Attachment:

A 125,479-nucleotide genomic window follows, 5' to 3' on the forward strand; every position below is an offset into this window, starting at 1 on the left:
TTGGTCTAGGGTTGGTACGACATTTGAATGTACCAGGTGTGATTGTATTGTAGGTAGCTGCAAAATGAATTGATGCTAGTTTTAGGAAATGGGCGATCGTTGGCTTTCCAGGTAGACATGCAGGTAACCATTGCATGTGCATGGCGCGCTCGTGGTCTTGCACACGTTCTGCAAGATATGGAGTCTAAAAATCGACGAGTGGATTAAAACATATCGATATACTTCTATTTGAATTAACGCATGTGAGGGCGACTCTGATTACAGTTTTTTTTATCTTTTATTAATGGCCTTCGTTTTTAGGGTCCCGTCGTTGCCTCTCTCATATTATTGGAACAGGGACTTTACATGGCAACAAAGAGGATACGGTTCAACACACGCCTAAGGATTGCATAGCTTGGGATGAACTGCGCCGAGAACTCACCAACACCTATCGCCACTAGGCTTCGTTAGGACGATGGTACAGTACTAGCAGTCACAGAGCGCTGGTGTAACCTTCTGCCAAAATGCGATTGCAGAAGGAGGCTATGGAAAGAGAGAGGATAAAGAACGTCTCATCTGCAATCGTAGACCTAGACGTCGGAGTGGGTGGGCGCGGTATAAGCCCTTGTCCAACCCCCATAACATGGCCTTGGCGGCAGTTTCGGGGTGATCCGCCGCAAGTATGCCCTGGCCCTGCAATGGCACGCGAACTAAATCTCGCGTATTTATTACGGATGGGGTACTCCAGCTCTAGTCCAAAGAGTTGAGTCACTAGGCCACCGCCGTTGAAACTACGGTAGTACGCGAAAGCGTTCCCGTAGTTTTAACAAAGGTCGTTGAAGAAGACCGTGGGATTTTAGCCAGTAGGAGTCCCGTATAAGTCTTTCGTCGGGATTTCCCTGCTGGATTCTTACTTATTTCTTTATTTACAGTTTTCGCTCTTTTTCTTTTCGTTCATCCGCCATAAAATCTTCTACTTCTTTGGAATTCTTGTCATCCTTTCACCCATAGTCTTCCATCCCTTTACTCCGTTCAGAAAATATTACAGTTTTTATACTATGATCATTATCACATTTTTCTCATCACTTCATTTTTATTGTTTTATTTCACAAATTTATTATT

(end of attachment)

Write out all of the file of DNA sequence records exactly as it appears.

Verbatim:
A 125,479-nucleotide genomic window follows, 5' to 3' on the forward strand; every position below is an offset into this window, starting at 1 on the left:
TTGGTCTAGGGTTGGTACGACATTTGAATGTACCAGGTGTGATTGTATTGTAGGTAGCTGCAAAATGAATTGATGCTAGTTTTAGGAAATGGGCGATCGTTGGCTTTCCAGGTAGACATGCAGGTAACCATTGCATGTGCATGGCGCGCTCGTGGTCTTGCACACGTTCTGCAAGATATGGAGTCTAAAAATCGACGAGTGGATTAAAACATATCGATATACTTCTATTTGAATTAACGCATGTGAGGGCGACTCTGATTACAGTTTTTTTTATCTTTTATTAATGGCCTTCGTTTTTAGGGTCCCGTCGTTGCCTCTCTCATATTATTGGAACAGGGACTTTACATGGCAACAAAGAGGATACGGTTCAACACACGCCTAAGGATTGCATAGCTTGGGATGAACTGCGCCGAGAACTCACCAACACCTATCGCCACTAGGCTTCGTTAGGACGATGGTACAGTACTAGCAGTCACAGAGCGCTGGTGTAACCTTCTGCCAAAATGCGATTGCAGAAGGAGGCTATGGAAAGAGAGAGGATAAAGAACGTCTCATCTGCAATCGTAGACCTAGACGTCGGAGTGGGTGGGCGCGGTATAAGCCCTTGTCCAACCCCCATAACATGGCCTTGGCGGCAGTTTCGGGGTGATCCGCCGCAAGTATGCCCTGGCCCTGCAATGGCACGCGAACTAAATCTCGCGTATTTATTACGGATGGGGTACTCCAGCTCTAGTCCAAAGAGTTGAGTCACTAGGCCACCGCCGTTGAAACTACGGTAGTACGCGAAAGCGTTCCCGTAGTTTTAACAAAGGTCGTTGAAGAAGACCGTGGGATTTTAGCCAGTAGGAGTCCCGTATAAGTCTTTCGTCGGGATTTCCCTGCTGGATTCTTACTTATTTCTTTATTTACAGTTTTCGCTCTTTTTCTTTTCGTTCATCCGCCATAAAATCTTCTACTTCTTTGGAATTCTTGTCATCCTTTCACCCATAGTCTTCCATCCCTTTACTCCGTTCAGAAAATATTACAGTTTTTATACTATGATCATTATCACATTTTTCTCATCACTTCATTTTTATTGTTTTATTTCACAAATTTATTATT